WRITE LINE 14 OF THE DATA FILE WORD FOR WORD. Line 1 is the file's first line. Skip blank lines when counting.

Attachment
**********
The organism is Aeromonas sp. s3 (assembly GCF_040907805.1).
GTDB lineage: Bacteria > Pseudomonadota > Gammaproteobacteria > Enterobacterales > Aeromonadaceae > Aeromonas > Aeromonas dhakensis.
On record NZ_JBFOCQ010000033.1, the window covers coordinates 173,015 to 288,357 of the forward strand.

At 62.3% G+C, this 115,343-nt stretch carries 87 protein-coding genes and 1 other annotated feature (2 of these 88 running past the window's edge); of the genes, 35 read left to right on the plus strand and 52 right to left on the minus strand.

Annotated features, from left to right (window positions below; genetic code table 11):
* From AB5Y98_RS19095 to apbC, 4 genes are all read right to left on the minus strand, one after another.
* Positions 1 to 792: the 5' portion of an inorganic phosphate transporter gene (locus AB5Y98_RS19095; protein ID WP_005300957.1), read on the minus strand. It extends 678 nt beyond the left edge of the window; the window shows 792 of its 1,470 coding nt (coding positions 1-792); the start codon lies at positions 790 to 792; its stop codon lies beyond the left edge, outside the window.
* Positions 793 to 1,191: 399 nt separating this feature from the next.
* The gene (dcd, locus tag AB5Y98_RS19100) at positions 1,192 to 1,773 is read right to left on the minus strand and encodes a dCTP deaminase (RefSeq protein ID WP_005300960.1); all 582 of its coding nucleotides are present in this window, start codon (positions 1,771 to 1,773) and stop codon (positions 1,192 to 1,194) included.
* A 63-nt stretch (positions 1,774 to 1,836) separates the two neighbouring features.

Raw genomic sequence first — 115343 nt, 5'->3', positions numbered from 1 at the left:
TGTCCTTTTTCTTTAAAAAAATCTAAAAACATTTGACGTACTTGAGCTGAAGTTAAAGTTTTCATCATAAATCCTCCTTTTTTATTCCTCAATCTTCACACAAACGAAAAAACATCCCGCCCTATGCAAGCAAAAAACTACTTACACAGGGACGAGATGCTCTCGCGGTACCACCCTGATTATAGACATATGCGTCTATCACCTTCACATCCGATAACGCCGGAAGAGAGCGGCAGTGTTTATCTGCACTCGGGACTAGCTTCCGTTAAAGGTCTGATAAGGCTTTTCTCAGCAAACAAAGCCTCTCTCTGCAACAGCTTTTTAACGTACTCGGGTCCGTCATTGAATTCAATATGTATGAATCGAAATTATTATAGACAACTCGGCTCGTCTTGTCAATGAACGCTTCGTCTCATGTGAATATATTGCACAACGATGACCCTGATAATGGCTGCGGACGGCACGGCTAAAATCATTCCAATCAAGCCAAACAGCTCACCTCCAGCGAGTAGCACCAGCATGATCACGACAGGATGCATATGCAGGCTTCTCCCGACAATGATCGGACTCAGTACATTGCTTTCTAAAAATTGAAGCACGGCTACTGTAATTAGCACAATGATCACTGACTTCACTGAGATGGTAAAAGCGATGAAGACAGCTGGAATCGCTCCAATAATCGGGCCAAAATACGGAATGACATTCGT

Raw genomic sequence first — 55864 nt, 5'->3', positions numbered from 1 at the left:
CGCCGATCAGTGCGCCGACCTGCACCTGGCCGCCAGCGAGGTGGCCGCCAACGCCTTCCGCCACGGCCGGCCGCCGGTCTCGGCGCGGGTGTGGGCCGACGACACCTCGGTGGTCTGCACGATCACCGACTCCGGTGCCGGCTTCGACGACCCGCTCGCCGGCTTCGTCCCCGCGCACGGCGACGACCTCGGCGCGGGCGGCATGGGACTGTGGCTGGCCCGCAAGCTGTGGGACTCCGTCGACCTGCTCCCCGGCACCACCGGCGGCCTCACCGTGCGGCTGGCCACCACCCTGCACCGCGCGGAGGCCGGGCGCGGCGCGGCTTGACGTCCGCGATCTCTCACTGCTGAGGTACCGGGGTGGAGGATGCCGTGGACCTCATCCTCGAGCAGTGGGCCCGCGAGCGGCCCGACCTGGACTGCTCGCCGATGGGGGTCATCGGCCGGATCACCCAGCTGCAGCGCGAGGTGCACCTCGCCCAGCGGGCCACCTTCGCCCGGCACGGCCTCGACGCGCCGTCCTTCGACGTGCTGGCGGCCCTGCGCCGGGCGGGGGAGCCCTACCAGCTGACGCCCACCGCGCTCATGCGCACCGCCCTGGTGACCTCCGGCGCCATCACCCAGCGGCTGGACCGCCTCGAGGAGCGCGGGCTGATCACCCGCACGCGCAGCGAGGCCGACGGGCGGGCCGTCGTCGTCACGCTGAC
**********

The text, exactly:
CGCCGATCAGTGCGCCGACCTGCACCTGGCCGCCAGCGAGGTGGCCGCCAACGCCTTCCGCCACGGCCGGCCGCCGGTCTCGGCGCGGGTGTGGGCCGACGACACCTCGGTGGTCTGCACGATCACCGACTCCGGTGCCGGCTTCGACGACCCGCTCGCCGGCTTCGTCCCCGCGCACGGCGACGACCTCGGCGCGGGCGGCATGGGACTGTGGCTGGCCCGCAAGCTGTGGGACTCCGTCGACCTGCTCCCCGGCACCACCGGCGGCCTCACCGTGCGGCTGGCCACCACCCTGCACCGCGCGGAGGCCGGGCGCGGCGCGGCTTGACGTCCGCGATCTCTCACTGCTGAGGTACCGGGGTGGAGGATGCCGTGGACCTCATCCTCGAGCAGTGGGCCCGCGAGCGGCCCGACCTGGACTGCTCGCCGATGGGGGTCATCGGCCGGATCACCCAGCTGCAGCGCGAGGTGCACCTCGCCCAGCGGGCCACCTTCGCCCGGCACGGCCTCGACGCGCCGTCCTTCGACGTGCTGGCGGCCCTGCGCCGGGCGGGGGAGCCCTACCAGCTGACGCCCACCGCGCTCATGCGCACCGCCCTGGTGACCTCCGGCGCCATCACCCAGCGGCTGGACCGCCTCGAGGAGCGCGGGCTGATCACCCGCACGCGCAGCGAGGCCGACGGGCGGGCCGTCGTCGTCACGCTGAC